Octane: 87 vs. 89 if priced same?

Hi. I have a new 2009 Toyota Camry. The owners manual calls for using 87 Octane. However, my local gas station generally offers the same price for 87 or 89. My question: In this era of trying to squeeze out every last mpg, will I get even slightly better mileage using 89, all things being equal? Also, is there any advantage/disadvantage to the environment (emissions and the like) by using 87 vs. 89. Thanks…the environment and we penny-pinchers thank you!

Steve from Kalamazoo!

No I am afraid you would not gain a thing by using 89 octane. In fact I have heard stories that you may get less mileage. My advice would be to use exactly what your manual calls for. I am sure you will get other comments like this.

On the other hand, unecessarily high octane rating does no harm, it just doesn’t do any good either.

Sorry no benefit to running 89 on this car and you might in fact see a small decrease in mileage. Stick with 87.

This is certainly a switch! Usually, we are asked, “Can I cheap-out and use a lower octane gasoline than the Owner’s Handbook advises?”. Of course, we say, “Stick with the Owner’s Handbook, and all will be well.”

No this is like putting salt on your hamburger. You want enough, but too much can be bad. Well few cars have ever been hurt by too much, it is a remote possibility. Two points is not much of a difference.

The 89 octane is probably an ethanol blend like e10. Usually has the maximum amount of ethanol that regular cars can handle. You may get a little more power, but your mileage may decrease slightly as well as the ethanol contains less energy than regular gas.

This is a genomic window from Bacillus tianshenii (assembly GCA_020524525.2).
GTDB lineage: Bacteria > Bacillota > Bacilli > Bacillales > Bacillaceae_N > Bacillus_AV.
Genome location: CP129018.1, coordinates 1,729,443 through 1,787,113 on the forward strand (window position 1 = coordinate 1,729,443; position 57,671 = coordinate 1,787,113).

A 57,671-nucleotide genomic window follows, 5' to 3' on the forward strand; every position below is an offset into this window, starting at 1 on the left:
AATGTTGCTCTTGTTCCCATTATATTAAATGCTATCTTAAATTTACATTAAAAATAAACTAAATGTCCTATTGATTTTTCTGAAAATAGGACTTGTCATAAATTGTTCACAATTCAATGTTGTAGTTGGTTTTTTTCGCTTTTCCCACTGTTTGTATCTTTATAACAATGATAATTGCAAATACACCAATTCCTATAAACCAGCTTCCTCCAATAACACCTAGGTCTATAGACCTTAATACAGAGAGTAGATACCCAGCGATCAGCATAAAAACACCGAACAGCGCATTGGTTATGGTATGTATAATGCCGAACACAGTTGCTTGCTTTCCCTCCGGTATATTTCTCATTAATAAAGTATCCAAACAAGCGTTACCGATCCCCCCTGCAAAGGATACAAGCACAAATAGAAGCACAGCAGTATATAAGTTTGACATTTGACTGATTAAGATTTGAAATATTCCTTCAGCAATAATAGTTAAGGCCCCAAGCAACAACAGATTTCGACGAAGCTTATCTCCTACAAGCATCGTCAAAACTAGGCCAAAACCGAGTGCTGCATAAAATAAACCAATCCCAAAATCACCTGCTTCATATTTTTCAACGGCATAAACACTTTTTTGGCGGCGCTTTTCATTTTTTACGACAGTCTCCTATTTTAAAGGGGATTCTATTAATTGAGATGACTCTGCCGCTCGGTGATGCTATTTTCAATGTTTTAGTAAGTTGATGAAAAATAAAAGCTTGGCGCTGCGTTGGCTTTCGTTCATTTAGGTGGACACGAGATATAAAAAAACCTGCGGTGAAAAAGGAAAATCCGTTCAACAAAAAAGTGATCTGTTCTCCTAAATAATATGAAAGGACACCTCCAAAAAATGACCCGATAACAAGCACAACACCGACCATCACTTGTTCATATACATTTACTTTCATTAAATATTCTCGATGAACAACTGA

Your car will run properly on either one. It comes down to which one gives you the most miles per dollar (as opposed to miles per gallon.) E-10 will give you 3% poorer gas mileage because ethanol contains 30% less energy than gasoline. E-10 can be a bagain, but only if it is more than 3% cheaper per gallon than straight gasoline. Where I live, E-10 is usually 10 cents cheaper. When gas cost $1.50 to $2.00, the break even price difference was only 4 to 6 cents; at that time E-10 was the better buy. With gas prices now between $3.50 and $4.00, the break even point is 11 or 12 cents cheaper. That makes E-10 a little bit more expensive. In some places, E-10 is actually more expensive per gallon than gasoline. There, buying straight gasoline, instead of E-10, is a no-brainer.

As the other posters have mentioned, the reason why the 89 is priced the same as 87 is that you live in a corn state where ethanol is highly subsidized and the 89 contains ethanol. I guess there’s not really an environmental drawback to corn ethanol, although the supposed environmental advantages to it would only apply if you were growing it somewhere that would otherwise be fallow, which is not the case. There is however, the issue of world food prices, where the subsidies given to biofuels have made it more profitable for farmers to sell their crops to ethanol refiners to go into gas tanks as opposed to selling it as a food crop, which has been a major factor in skyrocketing world food prices. Supposedly the amount of corn it takes to make enough ethanol to fill up a 30 gallon gas tank could provide a person in the 3rd world’s yearly calorie requirement. Also, traditionally, the massive US farm surplus was mostly shipped overseas in the form of food aid, but now is being turned into ethanol, leading to hunger in many parts of the world that depended to various extents on food aid, especially now since food prices are going up so much!